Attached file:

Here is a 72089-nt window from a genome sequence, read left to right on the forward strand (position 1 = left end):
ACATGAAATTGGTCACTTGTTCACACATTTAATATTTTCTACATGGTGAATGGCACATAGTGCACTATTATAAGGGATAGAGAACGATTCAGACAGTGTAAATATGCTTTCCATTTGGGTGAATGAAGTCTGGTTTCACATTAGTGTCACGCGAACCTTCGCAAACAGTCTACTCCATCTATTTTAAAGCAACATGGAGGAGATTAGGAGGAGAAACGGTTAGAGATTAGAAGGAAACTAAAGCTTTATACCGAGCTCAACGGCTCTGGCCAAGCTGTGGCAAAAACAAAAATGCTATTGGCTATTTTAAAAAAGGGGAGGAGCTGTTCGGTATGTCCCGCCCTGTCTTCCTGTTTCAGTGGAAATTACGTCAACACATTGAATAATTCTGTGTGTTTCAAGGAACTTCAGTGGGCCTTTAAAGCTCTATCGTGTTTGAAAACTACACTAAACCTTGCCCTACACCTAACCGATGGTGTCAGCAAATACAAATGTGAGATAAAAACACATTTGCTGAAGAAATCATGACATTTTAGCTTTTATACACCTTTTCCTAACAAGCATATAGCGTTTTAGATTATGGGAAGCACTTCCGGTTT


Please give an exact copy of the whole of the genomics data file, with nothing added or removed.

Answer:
Here is a 72089-nt window from a genome sequence, read left to right on the forward strand (position 1 = left end):
ACATGAAATTGGTCACTTGTTCACACATTTAATATTTTCTACATGGTGAATGGCACATAGTGCACTATTATAAGGGATAGAGAACGATTCAGACAGTGTAAATATGCTTTCCATTTGGGTGAATGAAGTCTGGTTTCACATTAGTGTCACGCGAACCTTCGCAAACAGTCTACTCCATCTATTTTAAAGCAACATGGAGGAGATTAGGAGGAGAAACGGTTAGAGATTAGAAGGAAACTAAAGCTTTATACCGAGCTCAACGGCTCTGGCCAAGCTGTGGCAAAAACAAAAATGCTATTGGCTATTTTAAAAAAGGGGAGGAGCTGTTCGGTATGTCCCGCCCTGTCTTCCTGTTTCAGTGGAAATTACGTCAACACATTGAATAATTCTGTGTGTTTCAAGGAACTTCAGTGGGCCTTTAAAGCTCTATCGTGTTTGAAAACTACACTAAACCTTGCCCTACACCTAACCGATGGTGTCAGCAAATACAAATGTGAGATAAAAACACATTTGCTGAAGAAATCATGACATTTTAGCTTTTATACACCTTTTCCTAACAAGCATATAGCGTTTTAGATTATGGGAAGCACTTCCGGTTT